GUTHRIE, Okla. (AP) — A man convicted of fatally shooting an Oklahoma sheriff’s deputy was sentenced to life in prison after the jury couldn’t agree on whether he should be sentenced to death.
District Judge Phillip Corley sentenced Nathan LeForce on Thursday, ending the four-week trial. LeForce, who was convicted of first-degree murder, will not be eligible for parole.
LeForce, 47, was convicted of gunning down Logan County Sheriff’s Deputy David Wade on April 18, 2017. Prosecutors sought the death penalty, arguing in a court filing that the shooting was “especially heinous, atrocious and cruel” and that LeForce otherwise would continue to be a threat.
Among those who testified during the sentencing phase were members of Wade’s family and 28 witnesses for the defense, including LeForce’s mother and children and a forensic psychologist who talked about LeForce’s drug use and traumatic experiences as a youth.
Corley imposed the life sentence after jurors informed him they were deadlocked after deliberating for about six hours, according to court records.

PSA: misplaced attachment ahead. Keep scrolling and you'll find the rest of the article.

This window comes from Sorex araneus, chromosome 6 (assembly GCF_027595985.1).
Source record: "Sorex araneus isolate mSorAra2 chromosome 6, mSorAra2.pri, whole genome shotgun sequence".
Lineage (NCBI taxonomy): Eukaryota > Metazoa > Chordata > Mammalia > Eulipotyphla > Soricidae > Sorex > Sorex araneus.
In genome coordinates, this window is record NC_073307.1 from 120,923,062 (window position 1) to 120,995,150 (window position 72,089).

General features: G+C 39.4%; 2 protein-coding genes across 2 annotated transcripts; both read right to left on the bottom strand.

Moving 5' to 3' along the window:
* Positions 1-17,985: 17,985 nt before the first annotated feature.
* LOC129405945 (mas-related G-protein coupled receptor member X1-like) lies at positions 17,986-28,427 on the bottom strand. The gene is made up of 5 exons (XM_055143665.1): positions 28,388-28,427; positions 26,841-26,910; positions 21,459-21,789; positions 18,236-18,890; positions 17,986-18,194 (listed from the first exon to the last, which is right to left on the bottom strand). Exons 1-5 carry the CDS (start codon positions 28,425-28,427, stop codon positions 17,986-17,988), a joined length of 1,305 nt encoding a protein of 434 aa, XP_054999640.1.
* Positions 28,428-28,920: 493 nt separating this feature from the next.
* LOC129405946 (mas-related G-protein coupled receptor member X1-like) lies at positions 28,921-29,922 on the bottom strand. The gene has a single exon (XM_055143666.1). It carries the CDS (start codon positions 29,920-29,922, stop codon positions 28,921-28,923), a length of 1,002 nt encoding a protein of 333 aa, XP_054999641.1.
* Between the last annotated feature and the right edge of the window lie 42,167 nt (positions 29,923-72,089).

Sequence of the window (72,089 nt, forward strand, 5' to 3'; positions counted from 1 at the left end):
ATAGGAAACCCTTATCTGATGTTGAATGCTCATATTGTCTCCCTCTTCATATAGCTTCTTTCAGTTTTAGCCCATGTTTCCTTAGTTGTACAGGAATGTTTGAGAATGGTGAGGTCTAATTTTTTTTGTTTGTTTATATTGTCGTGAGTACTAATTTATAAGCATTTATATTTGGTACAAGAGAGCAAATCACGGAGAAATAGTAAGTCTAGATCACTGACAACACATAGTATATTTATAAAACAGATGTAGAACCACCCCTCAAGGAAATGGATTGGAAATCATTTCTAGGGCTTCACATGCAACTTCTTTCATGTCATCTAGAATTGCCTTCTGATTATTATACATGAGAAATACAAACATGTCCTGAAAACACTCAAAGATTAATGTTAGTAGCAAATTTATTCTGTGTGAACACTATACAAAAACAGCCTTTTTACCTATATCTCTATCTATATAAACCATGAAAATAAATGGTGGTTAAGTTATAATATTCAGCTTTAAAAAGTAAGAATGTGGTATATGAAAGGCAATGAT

Oklahoma is among 22 states that require an automatic life sentence if a jury can’t reach a unanimous sentencing verdict in a death penalty case, according to the Death Penalty Information Center.
District Attorney Laura Thomas didn’t immediately reply to a Friday phone message seeking comment.
Among the evidence presented during the trial was footage from Wade’s body camera showing LeForce raise a handgun and fire on the deputy while Wade was serving an eviction notice at a home near Mulhall, about 40 miles (65 kilometers) north of Oklahoma City. Wade was shot four times, including in the face, but he still managed to return fire and to call for backup.
Authorities said LeForce then took Wade’s patrol vehicle and drove at high speed to a convenience store, where he stole another car at gunpoint. That car was found abandoned about 15 miles (24 kilometers) south of Mulhall near Guthrie, where LeForce was found hiding in a building and surrendered to police.
In addition to the murder charge, LeForce was convicted of larceny of a vehicle and armed robbery in the case. His jury recommended prison sentences of 30 and 37 years on those charges, respectively. He’s due to be sentenced on those charges Sept. 20.